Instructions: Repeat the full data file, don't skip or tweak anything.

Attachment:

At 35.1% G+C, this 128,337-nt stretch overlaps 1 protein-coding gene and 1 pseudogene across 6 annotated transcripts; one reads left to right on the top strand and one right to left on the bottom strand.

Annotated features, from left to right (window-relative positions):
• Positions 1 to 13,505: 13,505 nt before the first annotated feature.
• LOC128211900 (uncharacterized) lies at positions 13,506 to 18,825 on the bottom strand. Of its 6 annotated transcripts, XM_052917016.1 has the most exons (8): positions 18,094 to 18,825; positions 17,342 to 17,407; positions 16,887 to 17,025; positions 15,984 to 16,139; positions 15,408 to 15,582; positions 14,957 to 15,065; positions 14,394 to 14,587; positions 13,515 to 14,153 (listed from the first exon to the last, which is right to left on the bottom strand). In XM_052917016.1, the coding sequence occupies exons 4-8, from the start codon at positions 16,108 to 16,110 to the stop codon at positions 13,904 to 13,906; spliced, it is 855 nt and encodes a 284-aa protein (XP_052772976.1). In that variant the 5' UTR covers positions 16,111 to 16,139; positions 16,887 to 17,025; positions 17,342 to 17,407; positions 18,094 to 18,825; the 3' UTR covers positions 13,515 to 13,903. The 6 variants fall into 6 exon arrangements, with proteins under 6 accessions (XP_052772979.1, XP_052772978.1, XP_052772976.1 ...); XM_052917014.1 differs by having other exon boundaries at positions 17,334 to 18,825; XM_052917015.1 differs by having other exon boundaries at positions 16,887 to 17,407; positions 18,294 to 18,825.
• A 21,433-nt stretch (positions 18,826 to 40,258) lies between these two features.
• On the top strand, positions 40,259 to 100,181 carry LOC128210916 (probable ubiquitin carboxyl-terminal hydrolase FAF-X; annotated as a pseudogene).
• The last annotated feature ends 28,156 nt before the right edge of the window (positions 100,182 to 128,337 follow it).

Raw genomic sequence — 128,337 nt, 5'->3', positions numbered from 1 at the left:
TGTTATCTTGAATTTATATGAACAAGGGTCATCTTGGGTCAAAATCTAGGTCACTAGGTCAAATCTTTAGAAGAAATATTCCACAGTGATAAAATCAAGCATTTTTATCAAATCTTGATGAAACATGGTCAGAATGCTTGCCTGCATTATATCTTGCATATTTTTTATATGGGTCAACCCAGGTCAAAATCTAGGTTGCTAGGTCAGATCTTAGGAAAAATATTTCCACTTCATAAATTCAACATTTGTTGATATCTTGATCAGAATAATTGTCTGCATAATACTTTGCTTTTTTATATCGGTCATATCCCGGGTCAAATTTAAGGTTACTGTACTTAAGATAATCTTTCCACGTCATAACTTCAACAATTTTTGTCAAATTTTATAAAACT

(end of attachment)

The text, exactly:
At 35.1% G+C, this 128,337-nt stretch overlaps 1 protein-coding gene and 1 pseudogene across 6 annotated transcripts; one reads left to right on the top strand and one right to left on the bottom strand.

Annotated features, from left to right (window-relative positions):
• Positions 1 to 13,505: 13,505 nt before the first annotated feature.
• LOC128211900 (uncharacterized) lies at positions 13,506 to 18,825 on the bottom strand. Of its 6 annotated transcripts, XM_052917016.1 has the most exons (8): positions 18,094 to 18,825; positions 17,342 to 17,407; positions 16,887 to 17,025; positions 15,984 to 16,139; positions 15,408 to 15,582; positions 14,957 to 15,065; positions 14,394 to 14,587; positions 13,515 to 14,153 (listed from the first exon to the last, which is right to left on the bottom strand). In XM_052917016.1, the coding sequence occupies exons 4-8, from the start codon at positions 16,108 to 16,110 to the stop codon at positions 13,904 to 13,906; spliced, it is 855 nt and encodes a 284-aa protein (XP_052772976.1). In that variant the 5' UTR covers positions 16,111 to 16,139; positions 16,887 to 17,025; positions 17,342 to 17,407; positions 18,094 to 18,825; the 3' UTR covers positions 13,515 to 13,903. The 6 variants fall into 6 exon arrangements, with proteins under 6 accessions (XP_052772979.1, XP_052772978.1, XP_052772976.1 ...); XM_052917014.1 differs by having other exon boundaries at positions 17,334 to 18,825; XM_052917015.1 differs by having other exon boundaries at positions 16,887 to 17,407; positions 18,294 to 18,825.
• A 21,433-nt stretch (positions 18,826 to 40,258) lies between these two features.
• On the top strand, positions 40,259 to 100,181 carry LOC128210916 (probable ubiquitin carboxyl-terminal hydrolase FAF-X; annotated as a pseudogene).
• The last annotated feature ends 28,156 nt before the right edge of the window (positions 100,182 to 128,337 follow it).

Raw genomic sequence — 128,337 nt, 5'->3', positions numbered from 1 at the left:
TGTTATCTTGAATTTATATGAACAAGGGTCATCTTGGGTCAAAATCTAGGTCACTAGGTCAAATCTTTAGAAGAAATATTCCACAGTGATAAAATCAAGCATTTTTATCAAATCTTGATGAAACATGGTCAGAATGCTTGCCTGCATTATATCTTGCATATTTTTTATATGGGTCAACCCAGGTCAAAATCTAGGTTGCTAGGTCAGATCTTAGGAAAAATATTTCCACTTCATAAATTCAACATTTGTTGATATCTTGATCAGAATAATTGTCTGCATAATACTTTGCTTTTTTATATCGGTCATATCCCGGGTCAAATTTAAGGTTACTGTACTTAAGATAATCTTTCCACGTCATAACTTCAACAATTTTTGTCAAATTTTATAAAACT